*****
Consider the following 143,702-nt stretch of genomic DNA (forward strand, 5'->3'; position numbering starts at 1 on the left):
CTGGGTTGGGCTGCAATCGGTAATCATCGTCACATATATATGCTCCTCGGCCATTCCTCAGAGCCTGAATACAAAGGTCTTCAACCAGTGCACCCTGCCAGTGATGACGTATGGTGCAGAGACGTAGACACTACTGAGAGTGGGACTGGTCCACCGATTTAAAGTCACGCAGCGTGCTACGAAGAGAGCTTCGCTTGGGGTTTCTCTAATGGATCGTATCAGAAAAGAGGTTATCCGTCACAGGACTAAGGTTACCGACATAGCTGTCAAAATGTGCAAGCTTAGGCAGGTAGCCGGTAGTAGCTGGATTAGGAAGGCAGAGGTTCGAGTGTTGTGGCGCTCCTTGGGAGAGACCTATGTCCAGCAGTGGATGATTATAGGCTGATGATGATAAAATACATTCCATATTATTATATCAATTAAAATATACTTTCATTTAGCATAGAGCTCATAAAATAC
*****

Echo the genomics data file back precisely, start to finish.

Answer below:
Consider the following 143,702-nt stretch of genomic DNA (forward strand, 5'->3'; position numbering starts at 1 on the left):
CTGGGTTGGGCTGCAATCGGTAATCATCGTCACATATATATGCTCCTCGGCCATTCCTCAGAGCCTGAATACAAAGGTCTTCAACCAGTGCACCCTGCCAGTGATGACGTATGGTGCAGAGACGTAGACACTACTGAGAGTGGGACTGGTCCACCGATTTAAAGTCACGCAGCGTGCTACGAAGAGAGCTTCGCTTGGGGTTTCTCTAATGGATCGTATCAGAAAAGAGGTTATCCGTCACAGGACTAAGGTTACCGACATAGCTGTCAAAATGTGCAAGCTTAGGCAGGTAGCCGGTAGTAGCTGGATTAGGAAGGCAGAGGTTCGAGTGTTGTGGCGCTCCTTGGGAGAGACCTATGTCCAGCAGTGGATGATTATAGGCTGATGATGATAAAATACATTCCATATTATTATATCAATTAAAATATACTTTCATTTAGCATAGAGCTCATAAAATAC